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Zillow’s New Features: Friend or Foe? Media Company, or Redfin Redux?

Kevin Boer, Broker Owner, 3 Oceans Real Estate, Inc. ()

April 4th, 2007 · 4 Comments

If by now you haven’t heard the news of Zillow’s new features, you’ve probably been hiding under a rock.  Here’s what’s been reported so far (cribbed from Bloodhound, which has four articles of its own)
TechCrunch, Drew Meyers, Jay Thompson, More from me: A screen-shot tour, Joel Burslem at tFoREM, Robbie Paplin at RCG, Webware, ClickZ, Brian Brady: Farming Zilliow, Brian Brady: Zillow for mortage lenders, Brian Brady: “Ask Questions, Share Answers”, Jonathan Dalton, Ardell at RCG, Zillow Blog, Seattle Post Intelligencer, Reuters, Inman Blog, TechMeme, Marlow Harris at 360Digest, FBS Blog, Jim Duncan at Real Central VA, Greg Sterling at Screenwerk, Realty Baron, VentureBeat.

Though I haven’t been hiding under a rock, I’ve had a frightfully busy day and have only now had a chance to sit down and look over the new features.

There are five key new features:

  1. Home Q&A — users can ask and answer questions about any of the homes in Zillow’s database
  2. Free profiles — for any type of user
  3. Tell us it’s for saleanybody, not just the listing agent or the owner, can identify a home as being for sale; this is undoubtedly the most controversial new feature
  4. Add unlimited photos — again, anybody can add pictures
  5. Zillow EZ ads — self-serve easy-to-use ads; this is key to Zillow chasing the long tail of advertising revenue from the hundreds of thousands of individual agents

We’ll tackle each new feature in a separate post, but for now let’s think about what this all means for the real estate industry.

Some have called me naive, but I’ve long taken Zillow at its word that it’s a media company with real estate content, not (yet another) disintermediation play.  This new feature release provides fodder for both sides of the argument.

Those who are convinced that Zillow is out to Expedia-ize the industry will look at the above — especially feature 3 — and say, “I told you so!  They’re conning us into giving them the listings so that a few months from now they can flip the switch, bring their broker licenses out of cold storage, and begin out-Redfinning Redfin!”  They’ll also say features 1 and 4 are further proof, and that 2 and 5 are simply decoys to make us trust them.

The Bloodhound himself seems to have come over to the “media company” camp, where all the above features provide opportunities for creative web-savvy agents to showcase their knowledge and make themselves as ubiquitous online as many successful agents are offline.

More to come on this interesting news…

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4 responses so far ↓

  • 1 Anonymous // Apr 5, 2007 at 12:38 pm

    I think any realtor/broker ignoring the possibility that Zillow doesn’t have its eye on the prize of intermediation is foolish. Zillow is clearly positioning itself to be both and can turn on the switch when they feel the consumer power on their site is strong enough. It may not necessary operate like RedFin, but there are many different business model variations between serving ads and becoming a broker. A different Internet landscape is evolving and picking up steam. Destination sites are becoming platforms, and platforms have the power of owning distribution networks. Whether it’s facilitating advertising, selling its own services, or taking a piece of the transaction, distribution networks are intermediaries that provide value to both consumers and producers and a force to be recognized.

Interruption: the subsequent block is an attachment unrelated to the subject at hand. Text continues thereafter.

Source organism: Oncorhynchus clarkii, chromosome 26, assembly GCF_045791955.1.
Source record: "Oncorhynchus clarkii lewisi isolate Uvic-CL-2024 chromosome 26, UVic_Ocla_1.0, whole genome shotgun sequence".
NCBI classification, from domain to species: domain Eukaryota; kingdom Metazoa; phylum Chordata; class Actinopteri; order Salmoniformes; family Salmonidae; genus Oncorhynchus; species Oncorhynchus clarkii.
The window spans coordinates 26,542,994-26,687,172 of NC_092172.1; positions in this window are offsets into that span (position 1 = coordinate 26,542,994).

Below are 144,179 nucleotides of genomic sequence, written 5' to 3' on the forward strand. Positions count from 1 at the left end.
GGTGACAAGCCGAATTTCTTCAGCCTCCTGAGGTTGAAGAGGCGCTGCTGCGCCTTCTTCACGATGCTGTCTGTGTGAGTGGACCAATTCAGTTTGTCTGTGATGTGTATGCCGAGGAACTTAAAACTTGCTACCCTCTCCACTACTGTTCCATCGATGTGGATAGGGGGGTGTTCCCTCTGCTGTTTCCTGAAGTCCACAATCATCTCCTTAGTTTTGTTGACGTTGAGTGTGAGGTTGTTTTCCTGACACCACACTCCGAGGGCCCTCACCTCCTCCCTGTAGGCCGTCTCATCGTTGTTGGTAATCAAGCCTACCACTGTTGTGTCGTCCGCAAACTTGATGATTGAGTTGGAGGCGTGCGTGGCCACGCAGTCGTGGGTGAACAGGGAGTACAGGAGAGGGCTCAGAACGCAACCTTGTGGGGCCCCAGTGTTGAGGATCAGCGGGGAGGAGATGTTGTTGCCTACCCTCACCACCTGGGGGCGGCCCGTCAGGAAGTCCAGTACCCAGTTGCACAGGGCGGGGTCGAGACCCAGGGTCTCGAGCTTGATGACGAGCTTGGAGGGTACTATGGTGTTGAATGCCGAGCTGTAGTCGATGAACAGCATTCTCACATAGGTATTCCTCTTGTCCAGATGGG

Look at what Amazon (early Web 2.0 champion) is doing. What Yahoo is doing. The killer stories in the past few years are new Internet distribution networks enabled by broadband adoption, Internet user experiences (AJAX and open source) and shift in American culture (spearheaded by Gen Y) to actively participate in Internet communities. All killer Internet stories are *new* distribution networks.

    The old distribution network in Real Estate is indeed changing, and there’s no going back. Think of these new Internet supergiants in RE like Zillow and Trulia as new distrubtion networks, not new destination sites. And to think that distribution networks will only do advertising is naive. In real estate, the lion share is in the transaction and the services around it, and there’s no reason to abstain. Zillow won’t replace realtors and brokers, but I find it extremely naive to think they are not aiming to take a significant piece of the transaction.

  • 2 Kevin Boer, Realtor, 3 Oceans Real Estate // Apr 5, 2007 at 1:13 pm

    Hi Anonymous,

    It may be an issue of semantics, and perhaps I’ve been too black-and-white in my thinking. When I think of Zillow disintermediating the industry I think of them literally becoming brokers themselves, and you’re right that there are any number of options between serving up advertising and doing the actual brokerage itself.

    For instance, if Zillow gets enough consumer clout on its site, it could perhaps charge agents for the privilege of adding content.

  • 3 MLS-2.com // Apr 6, 2007 at 1:03 pm

    Bloodhoud may have come over to the media camp, but Greg is keeping an eye on the other when he wrote:

    “This last round of revisions — adding many new pages and vast new capacity — took four months. If this advertising play does not pay off, could it (Zillow) turn itself into a national semi-automated real estate brokerage? You bet. In six months at the outside.”

    flipping a switch in only 6 months will leave precious little time for most current participants to retool. So, as we say in sunny California, “have your earthquake kit ready” (even though no on does)!

  • 4 John Lockwood // Apr 8, 2007 at 1:53 pm

    Hiding under a rock, or neglecting to read any articles about it…

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